Tag Archives: Dogs

On raising dogs…and boys

There are two kinds of people in this world: those who like dogs and those who don’t. Some would claim that they are indifferent, or ambivalent, but that is not true. They just haven’t bothered to really sort through their feelings on the subject yet. I used to think that I was indifferent to dogs until I had my own—not too different from my boys actually–and then I realized that I liked them. I like them a lot.

Then there is a small splinter group: those who say they like dogs in general, just not my dog. My dog, apparently, is too boisterous, too big, too brown, too friendly, too intrusive, too jumpy and too talkative. They would rather, they claim, that my dog kept a safe distance from them, better yet, ignore them.

I had even had the occasional claim that I let my dog, a female chocolate Labrador, get away with things I would never let my kids get away with. That is true. Naturally, I would rather my boys not chew bones, eat dead rats, rub themselves against slugs or sniff other people’s butts in greeting.

My point is this: a person is a person and a dog is a dog. It would be better and easier for both species if hey were not equated. Yet if you were to read Karen Pryor’s excellent book Reaching the Animal Mind, you would understand that there are many similarities when it comes to communicating with animals and people.

And yet so many people still do not know how to communicate or interact with dogs. They either fear them, causing their heart rates to rise and the dog to run to them in aid, which further raises their heart rate, or they run away from them, prompting the dog into a much-loved game of tag. Or they keep looking at the dog and telling it to go away, engaging the dog in conversation—dogs, as you know, cannot talk. They bark.

One thing that people, in my environment at least, do not seem to understand is that you simply have to ignore the dog—not engage with it in any way. Keep going about your business and it will understand. Believe me.

Because when dogs are communicated to properly, they understand. They understand faster than people do. They certainly understand faster than my kids do! For over ten years now I have been trying to teach my boys to say please when they want something, to eat properly and to raise the toilet seat when they need to pee and lower it back down again of course. Ten years and they still have not learned these basic skills. My dog, on the other hand, who is only three, knew from the age of six months to sit for her food. She slurps her whole plate clean without making a mess and knows not to pee except in certain places!

But there is another secret to dogs. Dogs have no shame, no pride and no ego. That makes dealing with then a lot easier than dealing with people. And most of the time they are more fun.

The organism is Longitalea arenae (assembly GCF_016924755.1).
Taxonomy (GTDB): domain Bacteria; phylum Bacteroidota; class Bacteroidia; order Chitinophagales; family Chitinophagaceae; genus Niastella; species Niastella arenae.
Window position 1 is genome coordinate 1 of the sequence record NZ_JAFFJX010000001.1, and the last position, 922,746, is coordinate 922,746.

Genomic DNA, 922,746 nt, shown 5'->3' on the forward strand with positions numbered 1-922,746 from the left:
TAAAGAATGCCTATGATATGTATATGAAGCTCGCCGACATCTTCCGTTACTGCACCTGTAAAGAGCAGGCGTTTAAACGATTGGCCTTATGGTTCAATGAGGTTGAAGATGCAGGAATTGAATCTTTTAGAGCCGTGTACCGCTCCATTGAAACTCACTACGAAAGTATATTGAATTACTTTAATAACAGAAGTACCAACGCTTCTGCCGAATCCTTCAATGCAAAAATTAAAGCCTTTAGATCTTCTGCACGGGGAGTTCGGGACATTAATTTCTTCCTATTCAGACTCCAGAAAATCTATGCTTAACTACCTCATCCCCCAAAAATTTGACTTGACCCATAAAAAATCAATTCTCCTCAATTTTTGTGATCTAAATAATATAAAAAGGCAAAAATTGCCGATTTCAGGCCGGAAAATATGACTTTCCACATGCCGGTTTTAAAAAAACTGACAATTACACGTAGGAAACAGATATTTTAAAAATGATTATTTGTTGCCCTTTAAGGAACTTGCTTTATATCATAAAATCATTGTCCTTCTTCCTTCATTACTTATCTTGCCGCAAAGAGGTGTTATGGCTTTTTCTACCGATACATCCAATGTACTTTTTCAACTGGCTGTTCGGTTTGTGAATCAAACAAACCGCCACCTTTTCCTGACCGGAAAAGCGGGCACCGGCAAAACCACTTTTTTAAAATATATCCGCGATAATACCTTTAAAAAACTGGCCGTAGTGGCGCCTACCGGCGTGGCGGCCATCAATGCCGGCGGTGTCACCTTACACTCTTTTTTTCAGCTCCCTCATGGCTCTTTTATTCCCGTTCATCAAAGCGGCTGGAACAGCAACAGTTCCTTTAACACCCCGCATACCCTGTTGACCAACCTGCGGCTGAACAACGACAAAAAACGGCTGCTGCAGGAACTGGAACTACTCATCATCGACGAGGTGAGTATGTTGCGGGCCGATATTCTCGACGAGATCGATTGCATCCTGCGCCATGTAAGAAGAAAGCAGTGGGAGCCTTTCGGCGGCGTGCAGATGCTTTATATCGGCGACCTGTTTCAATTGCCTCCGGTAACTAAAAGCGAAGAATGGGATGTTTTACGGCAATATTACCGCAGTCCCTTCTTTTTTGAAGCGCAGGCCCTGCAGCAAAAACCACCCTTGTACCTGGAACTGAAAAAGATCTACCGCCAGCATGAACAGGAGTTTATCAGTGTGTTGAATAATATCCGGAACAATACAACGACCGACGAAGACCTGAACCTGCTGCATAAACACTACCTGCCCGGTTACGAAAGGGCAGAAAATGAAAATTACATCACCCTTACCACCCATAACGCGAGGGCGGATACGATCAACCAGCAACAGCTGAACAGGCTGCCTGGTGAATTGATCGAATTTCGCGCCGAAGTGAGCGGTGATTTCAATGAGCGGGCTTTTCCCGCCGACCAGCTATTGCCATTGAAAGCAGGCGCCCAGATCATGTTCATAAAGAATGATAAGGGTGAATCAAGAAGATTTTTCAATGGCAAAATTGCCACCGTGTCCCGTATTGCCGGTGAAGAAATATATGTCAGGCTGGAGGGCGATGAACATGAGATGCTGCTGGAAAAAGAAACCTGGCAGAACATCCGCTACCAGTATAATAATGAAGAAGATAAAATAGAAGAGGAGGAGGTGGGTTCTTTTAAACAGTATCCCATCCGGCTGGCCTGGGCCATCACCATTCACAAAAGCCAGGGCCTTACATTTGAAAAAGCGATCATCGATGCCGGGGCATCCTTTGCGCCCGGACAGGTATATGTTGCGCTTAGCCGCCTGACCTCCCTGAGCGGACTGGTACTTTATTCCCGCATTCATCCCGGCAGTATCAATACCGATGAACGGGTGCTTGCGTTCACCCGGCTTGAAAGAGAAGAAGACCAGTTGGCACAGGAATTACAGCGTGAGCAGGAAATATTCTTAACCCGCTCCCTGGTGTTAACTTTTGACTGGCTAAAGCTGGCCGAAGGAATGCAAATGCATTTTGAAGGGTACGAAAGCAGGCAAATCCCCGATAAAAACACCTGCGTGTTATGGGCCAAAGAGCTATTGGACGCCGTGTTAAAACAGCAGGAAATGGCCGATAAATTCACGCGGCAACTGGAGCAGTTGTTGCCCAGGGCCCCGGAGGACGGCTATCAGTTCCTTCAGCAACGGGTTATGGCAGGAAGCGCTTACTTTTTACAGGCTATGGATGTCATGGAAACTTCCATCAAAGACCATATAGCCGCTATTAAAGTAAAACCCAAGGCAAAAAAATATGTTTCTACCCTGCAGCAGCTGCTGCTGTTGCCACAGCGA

The problem my dog seems to have is that she is too friendly. She believes that everyone she meets either wants to be her friend or they need rescuing because they are in distress. Her only fault, it seems, is that she is being herself. An ideal that, according, to Caroline McHugh, founder and CEO of IDology, a movement dedicated to helping individuals and organizations be fully deployed, original versions of themselves, we should all be striving for. You can watch Caroline’s excellent TED talk here.

My dog, it seems, is not as well trained as my kids. Therefore she has not yet learned to think, and judge, and be critical and cynical. She is still primitive, asking for, and giving in return, love, companionship and comfort. My dog lets me be (except when I’m on my home trainer, in which case she runs to help!), accepts me for who I am and I, indeed, plan on returning the favor.

Although I will concede that her habit of snatching scarves and jackets is very annoying. We are working on that.

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On living with boys…and a dog

Farts, fights, burps, hours in the toilet and clothes on the floor, what’s not to like?

Sometimes I wonder if I’m the mother or the resident dog but my husband says he wants that role. So I am the head culinary director, chief transportation manager, headmistress, chief hygiene officer, personal shopper and party planner. In my spare time I work.

I think my husband’s right, better to be the dog.

This is now of course. ‘Tis was not always thus. I remember once having a fight with my husband when our kids were still babies and toddlers, during which he expressed his displeasure at feeling as if he were not a husband and a father but “sometimes I feel like I’m just the dog in this house.”

That was before we got the dog.

In February 2014, Molly Gru (as in Despicable Me-best movie ever made) landed in our midst. Well, more like arrived in a box. I was immediately smitten. Here was the girl I never had! so what if she stood on four legs? MG was cute, small, furry and adored me. And I adored her back, much to everyone’s consternation. Plus she barked at anyone who upset me. What more could a girl ask for? Finally the attention I craved in a house of navel-gazers.

Two and a half years post Molly Gru entering our lives and still in mutual adoration, I reminded my husband of that conversation some years back.

“Now that you see how I treat the dog,” I said, “don’t you wish you had actually been the dog?” He was quiet. He was sad. With a wistful smile I saw him turn around and grab a tissue. I’m pretty sure he was shedding a tear or two.